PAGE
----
30 Backpacking Tips for Beginners
New to backpacking? Use our guide for 30 quick tips on how to prepare.
There are many benefits associated with backpacking, both mental and physical. Spending time outdoors is an excellent way of reducing stress by taking in the fresh air and appreciating the landscape. Seeing other living things enjoying their freedom brings a certain amount of peace to you and you can finally forget the chaos that characterizes your week, just for a while.
New backpackers may not know where to start, so, we've compiled 30 tips to help make your first backpacking experience one you'll never forget.
Backpacking Tips for Beginners
- Start Easy
Some of your more experienced backpacking friends may fill your head with stories of exotic destinations. However, don’t be too quick to jump into a challenging trek. Choose an easy destination not too far away from home to start.
- Do Your Research
Before you begin, do some research on ideal hiking areas, especially favorable for beginners. AllTrails is a great app to get you started.
- Join a Hiking Group
Hiking groups make the whole business of hiking easy and fun. It is also motivating to be among other hikers, and you will be surprised to discover how much you can achieve when in a group.
- Prepare Yourself Physically
Avoid exhaustion by preparing yourself physically. Take regular hikes with a 20-30lb bag.
- Brush up on Survival Skills
To prepare yourself mentally, practice pitching tents, lighting the stove, reading maps and familiarize yourself with other navigation equipment. You should also learn basic first aid skills and know how to deal with emergencies on the trek.
- Take Care of the Logistics
Figure out how to ride to and from the trailhead. You also need to acquire all the necessary permits to avoid being on the wrong side of the law. Also, check with the land managers for all the vital intel on the trail.
- Remember Sun Protection
Carry sufficient sun protection, in the form of sunscreen and sunglasses. Hiking all day will expose you to harmful UV rays, so it it is important to protect your eyes and skin.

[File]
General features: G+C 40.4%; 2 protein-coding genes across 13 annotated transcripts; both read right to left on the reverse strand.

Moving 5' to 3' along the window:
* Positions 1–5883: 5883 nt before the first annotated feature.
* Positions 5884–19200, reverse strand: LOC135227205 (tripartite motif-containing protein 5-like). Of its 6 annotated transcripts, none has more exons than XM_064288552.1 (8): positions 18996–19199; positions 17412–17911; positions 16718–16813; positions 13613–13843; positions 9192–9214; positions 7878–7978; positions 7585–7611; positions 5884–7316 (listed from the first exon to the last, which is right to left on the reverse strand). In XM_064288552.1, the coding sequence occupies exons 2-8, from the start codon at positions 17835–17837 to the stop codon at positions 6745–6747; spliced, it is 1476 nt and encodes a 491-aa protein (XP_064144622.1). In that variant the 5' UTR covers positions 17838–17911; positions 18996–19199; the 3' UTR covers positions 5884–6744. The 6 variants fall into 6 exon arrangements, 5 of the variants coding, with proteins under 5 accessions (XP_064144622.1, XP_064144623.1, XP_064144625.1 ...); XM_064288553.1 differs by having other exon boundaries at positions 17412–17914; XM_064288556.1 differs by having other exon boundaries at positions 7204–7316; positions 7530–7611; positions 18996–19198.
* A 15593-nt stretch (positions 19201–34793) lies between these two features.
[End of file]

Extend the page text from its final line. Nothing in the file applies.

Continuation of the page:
- Don’t Be Afraid to Ask for Help
No one starts as an experienced backpacker. Don’t shy away from observing other hikers and asking the right questions.
- Leave All the Necessary Info on the Trip With a Friend or Relative
Before you start the backpacking trip, you should leave a friend or relative information about your trip. Such information will help in conducting the required rescue efforts should you not show up on the planned date.
- Choose a Common Trail
Until you get the hang of it, choose highly trafficked routes. In case you get stuck, there are others around to give you a hand.
- Leave the Pets and Children Behind
Having pets and children with you during your first trek can compound the challenges. Make sure you are equipped to handle a trek alone before adding additional variables.
- Learn to Properly Hydrate
Ideally, hikers should drink a liter of water every two hours. However, this can vary depending on weather conditions and time of year.
- Check with the Weatherman
Before you head out, check the weather forecast and be flexible enough to call the off the hike. Ideally, choose midsummer as the daylight hours are extended.
- Choose Light and Comfortable Packs
Your choice of backpack and camping equipment can make or break your expedition. An uncomfortable backpack with unpadded shoulder straps and an unmeshed back can quickly turn the adventure into a nightmare.
Take your time to choose the right pack for you. Hip straps are ideal and take a lot of weight off of your shoulders and back. Make sure it is sufficiently comfortable and don’t forget to pick equally lightweight tents. Your first trip should be as pleasant as possible.